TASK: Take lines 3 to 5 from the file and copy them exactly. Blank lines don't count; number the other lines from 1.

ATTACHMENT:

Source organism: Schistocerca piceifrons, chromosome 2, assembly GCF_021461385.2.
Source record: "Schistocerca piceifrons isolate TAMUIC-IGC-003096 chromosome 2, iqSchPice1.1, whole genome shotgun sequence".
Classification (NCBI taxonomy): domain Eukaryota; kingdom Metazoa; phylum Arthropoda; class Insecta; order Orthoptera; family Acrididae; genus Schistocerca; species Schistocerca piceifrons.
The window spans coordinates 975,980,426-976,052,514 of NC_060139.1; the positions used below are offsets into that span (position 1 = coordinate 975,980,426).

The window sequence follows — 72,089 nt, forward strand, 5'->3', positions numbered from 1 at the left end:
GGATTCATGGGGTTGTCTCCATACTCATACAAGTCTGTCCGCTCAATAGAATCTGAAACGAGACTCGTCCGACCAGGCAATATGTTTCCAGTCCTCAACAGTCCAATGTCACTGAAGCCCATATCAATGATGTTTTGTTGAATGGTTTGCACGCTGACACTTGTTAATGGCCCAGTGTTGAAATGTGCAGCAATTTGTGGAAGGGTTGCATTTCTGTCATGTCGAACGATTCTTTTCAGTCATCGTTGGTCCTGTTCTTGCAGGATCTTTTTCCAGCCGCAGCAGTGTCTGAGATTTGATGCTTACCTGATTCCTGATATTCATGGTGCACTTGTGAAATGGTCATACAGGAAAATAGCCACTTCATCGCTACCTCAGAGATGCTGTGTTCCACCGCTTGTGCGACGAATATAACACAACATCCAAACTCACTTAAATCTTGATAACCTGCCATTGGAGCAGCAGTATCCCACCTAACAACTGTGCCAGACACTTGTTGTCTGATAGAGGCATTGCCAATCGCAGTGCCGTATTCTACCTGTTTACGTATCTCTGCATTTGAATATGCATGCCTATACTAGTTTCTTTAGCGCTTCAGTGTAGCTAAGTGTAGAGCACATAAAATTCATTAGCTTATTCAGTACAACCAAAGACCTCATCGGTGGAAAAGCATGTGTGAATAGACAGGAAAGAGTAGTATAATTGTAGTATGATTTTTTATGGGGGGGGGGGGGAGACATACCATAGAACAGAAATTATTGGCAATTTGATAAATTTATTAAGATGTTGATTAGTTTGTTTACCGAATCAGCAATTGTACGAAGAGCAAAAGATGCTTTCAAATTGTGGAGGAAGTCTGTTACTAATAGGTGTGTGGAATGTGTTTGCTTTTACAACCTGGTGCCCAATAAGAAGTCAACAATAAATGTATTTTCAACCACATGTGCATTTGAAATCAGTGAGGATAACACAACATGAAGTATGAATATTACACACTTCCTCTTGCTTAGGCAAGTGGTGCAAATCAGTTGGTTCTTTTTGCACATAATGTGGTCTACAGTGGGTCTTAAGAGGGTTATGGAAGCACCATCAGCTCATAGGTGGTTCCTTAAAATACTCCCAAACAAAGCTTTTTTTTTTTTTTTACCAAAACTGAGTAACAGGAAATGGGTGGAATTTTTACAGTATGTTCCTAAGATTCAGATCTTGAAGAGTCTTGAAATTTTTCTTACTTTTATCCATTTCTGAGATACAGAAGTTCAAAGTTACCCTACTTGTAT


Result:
Classification (NCBI taxonomy): domain Eukaryota; kingdom Metazoa; phylum Arthropoda; class Insecta; order Orthoptera; family Acrididae; genus Schistocerca; species Schistocerca piceifrons.
The window spans coordinates 975,980,426-976,052,514 of NC_060139.1; the positions used below are offsets into that span (position 1 = coordinate 975,980,426).

The window sequence follows — 72,089 nt, forward strand, 5'->3', positions numbered from 1 at the left end: